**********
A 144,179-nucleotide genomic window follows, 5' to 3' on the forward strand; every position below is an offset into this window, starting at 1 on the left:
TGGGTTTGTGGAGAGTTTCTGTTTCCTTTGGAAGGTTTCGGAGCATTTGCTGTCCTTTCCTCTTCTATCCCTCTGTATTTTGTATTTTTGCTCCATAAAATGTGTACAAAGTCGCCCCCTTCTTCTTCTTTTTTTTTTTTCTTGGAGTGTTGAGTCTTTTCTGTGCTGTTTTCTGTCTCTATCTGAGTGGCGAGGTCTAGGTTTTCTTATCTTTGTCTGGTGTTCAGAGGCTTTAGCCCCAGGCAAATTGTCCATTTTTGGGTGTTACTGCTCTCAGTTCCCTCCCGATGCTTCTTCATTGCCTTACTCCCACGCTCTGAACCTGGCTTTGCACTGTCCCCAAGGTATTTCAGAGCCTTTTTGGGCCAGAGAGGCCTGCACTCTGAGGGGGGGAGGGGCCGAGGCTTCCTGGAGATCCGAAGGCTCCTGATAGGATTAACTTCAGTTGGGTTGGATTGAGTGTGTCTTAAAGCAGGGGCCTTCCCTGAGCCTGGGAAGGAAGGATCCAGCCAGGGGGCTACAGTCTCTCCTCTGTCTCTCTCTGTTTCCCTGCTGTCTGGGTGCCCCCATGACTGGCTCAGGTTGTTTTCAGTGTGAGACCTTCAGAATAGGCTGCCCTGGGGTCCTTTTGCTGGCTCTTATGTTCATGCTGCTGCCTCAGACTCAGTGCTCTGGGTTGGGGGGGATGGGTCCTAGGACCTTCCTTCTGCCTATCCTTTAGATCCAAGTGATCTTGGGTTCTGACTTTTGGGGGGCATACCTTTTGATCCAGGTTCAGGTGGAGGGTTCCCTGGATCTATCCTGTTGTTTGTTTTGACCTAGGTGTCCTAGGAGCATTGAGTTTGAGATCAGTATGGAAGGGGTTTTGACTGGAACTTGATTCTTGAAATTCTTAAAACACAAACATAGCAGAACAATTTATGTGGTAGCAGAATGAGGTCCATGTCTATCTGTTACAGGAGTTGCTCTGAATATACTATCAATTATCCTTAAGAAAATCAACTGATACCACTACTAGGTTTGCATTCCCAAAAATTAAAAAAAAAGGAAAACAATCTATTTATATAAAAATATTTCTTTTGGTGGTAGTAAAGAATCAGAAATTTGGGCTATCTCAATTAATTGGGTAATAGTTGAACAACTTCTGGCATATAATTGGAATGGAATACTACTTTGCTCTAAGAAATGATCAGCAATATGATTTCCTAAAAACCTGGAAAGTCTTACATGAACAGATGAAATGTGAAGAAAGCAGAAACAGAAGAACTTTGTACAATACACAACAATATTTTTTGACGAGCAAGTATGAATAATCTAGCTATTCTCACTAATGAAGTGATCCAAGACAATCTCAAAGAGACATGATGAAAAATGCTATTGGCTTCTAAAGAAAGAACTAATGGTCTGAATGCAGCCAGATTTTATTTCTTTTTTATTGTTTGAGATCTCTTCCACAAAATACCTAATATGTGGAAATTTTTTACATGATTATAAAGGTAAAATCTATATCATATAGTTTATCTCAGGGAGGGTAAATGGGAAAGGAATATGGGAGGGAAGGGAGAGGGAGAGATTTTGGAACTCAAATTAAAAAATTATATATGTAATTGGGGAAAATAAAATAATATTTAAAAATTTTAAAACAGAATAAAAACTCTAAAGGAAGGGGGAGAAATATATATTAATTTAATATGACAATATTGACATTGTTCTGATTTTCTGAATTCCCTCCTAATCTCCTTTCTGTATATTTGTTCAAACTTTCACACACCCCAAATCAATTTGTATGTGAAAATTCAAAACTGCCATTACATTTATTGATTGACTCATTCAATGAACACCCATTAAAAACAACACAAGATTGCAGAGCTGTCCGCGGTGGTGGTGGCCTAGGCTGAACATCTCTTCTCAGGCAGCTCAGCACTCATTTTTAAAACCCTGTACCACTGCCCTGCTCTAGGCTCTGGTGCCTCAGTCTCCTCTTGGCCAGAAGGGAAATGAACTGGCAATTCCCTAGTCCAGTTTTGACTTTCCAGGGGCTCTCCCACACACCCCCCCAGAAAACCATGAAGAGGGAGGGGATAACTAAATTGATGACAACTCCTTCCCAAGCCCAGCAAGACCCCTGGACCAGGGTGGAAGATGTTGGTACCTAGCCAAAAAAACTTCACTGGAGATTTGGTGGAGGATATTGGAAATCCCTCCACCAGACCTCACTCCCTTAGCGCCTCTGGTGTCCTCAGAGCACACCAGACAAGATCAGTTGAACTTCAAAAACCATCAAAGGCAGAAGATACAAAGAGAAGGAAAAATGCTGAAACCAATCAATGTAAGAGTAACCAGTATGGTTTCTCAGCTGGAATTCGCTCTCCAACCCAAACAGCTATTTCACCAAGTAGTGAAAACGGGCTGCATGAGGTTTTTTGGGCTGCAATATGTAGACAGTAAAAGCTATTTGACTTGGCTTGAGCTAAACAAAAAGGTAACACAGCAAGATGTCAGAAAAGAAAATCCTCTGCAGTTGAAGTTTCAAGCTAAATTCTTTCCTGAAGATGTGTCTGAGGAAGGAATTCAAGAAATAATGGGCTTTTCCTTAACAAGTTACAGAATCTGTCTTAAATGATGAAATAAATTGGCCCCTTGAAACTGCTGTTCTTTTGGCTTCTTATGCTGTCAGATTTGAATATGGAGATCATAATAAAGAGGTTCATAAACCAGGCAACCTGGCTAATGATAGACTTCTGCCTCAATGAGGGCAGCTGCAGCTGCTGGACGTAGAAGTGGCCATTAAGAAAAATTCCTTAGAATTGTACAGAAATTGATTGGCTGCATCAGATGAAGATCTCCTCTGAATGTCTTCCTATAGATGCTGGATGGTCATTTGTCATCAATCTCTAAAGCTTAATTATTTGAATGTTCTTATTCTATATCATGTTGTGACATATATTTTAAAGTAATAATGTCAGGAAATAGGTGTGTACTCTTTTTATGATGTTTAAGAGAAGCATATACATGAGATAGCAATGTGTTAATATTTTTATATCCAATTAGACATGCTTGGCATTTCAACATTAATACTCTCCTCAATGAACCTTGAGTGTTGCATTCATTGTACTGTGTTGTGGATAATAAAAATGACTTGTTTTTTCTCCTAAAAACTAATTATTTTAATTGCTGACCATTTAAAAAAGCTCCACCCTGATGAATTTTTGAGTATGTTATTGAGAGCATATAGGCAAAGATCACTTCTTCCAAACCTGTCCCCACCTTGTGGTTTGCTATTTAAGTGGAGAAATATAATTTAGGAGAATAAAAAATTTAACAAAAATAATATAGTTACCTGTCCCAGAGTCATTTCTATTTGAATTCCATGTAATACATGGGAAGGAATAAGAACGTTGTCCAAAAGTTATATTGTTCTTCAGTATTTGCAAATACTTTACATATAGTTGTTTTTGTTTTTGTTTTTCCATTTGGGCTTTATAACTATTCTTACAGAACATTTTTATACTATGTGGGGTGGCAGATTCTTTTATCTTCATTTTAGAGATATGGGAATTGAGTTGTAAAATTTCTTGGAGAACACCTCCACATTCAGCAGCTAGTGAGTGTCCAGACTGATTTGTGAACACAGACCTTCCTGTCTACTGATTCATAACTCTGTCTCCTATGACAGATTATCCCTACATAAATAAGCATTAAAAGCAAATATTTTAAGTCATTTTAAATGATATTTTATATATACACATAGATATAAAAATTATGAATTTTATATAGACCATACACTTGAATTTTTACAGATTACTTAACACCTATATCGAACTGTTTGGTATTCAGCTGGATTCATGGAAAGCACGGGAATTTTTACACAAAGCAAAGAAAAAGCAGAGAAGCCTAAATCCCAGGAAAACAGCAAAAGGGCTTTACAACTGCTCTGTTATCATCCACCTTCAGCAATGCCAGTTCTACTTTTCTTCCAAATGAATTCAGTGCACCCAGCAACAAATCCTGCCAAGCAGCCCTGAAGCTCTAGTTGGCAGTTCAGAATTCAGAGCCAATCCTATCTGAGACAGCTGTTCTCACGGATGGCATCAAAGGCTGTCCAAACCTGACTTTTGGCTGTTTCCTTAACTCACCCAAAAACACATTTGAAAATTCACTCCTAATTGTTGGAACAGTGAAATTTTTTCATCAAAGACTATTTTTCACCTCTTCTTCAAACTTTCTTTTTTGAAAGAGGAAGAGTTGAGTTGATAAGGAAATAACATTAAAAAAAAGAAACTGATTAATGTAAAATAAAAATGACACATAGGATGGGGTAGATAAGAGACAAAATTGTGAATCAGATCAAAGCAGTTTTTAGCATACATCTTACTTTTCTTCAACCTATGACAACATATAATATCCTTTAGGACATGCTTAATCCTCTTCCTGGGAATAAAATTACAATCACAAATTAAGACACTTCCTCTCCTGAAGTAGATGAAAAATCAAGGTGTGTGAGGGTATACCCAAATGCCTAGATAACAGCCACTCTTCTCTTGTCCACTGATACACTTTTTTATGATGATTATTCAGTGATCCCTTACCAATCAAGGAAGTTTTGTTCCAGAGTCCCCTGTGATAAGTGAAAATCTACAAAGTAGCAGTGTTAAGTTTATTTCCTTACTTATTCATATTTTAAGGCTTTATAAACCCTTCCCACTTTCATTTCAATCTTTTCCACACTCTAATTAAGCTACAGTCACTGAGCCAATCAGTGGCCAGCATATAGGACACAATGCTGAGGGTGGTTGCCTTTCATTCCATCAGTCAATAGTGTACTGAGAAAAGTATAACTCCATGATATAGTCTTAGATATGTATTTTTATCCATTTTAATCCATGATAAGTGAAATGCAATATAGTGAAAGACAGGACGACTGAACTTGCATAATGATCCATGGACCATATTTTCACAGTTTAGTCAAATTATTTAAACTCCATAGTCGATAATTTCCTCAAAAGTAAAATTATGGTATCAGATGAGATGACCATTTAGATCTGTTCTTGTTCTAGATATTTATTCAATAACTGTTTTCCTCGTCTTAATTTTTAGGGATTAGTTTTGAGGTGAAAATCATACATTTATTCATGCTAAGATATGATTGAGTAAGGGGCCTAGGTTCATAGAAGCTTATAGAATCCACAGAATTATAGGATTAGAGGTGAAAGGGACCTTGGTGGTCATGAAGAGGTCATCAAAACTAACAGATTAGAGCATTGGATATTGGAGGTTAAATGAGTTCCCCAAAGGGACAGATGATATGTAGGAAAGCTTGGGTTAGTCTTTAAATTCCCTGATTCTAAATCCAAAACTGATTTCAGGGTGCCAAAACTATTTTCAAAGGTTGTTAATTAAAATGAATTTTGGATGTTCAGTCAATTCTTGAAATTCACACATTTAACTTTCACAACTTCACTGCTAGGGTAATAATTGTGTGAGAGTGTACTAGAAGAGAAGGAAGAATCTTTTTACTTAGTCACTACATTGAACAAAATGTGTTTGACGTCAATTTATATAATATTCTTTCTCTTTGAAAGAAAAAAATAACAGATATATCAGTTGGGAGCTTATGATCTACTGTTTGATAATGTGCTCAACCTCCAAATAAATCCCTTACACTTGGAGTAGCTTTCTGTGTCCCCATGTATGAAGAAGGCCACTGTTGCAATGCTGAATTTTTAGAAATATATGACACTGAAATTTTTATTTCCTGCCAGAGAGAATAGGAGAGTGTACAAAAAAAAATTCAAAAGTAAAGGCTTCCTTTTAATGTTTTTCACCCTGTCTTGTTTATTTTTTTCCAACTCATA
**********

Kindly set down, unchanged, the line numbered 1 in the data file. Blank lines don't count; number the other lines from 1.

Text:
A 144,179-nucleotide genomic window follows, 5' to 3' on the forward strand; every position below is an offset into this window, starting at 1 on the left: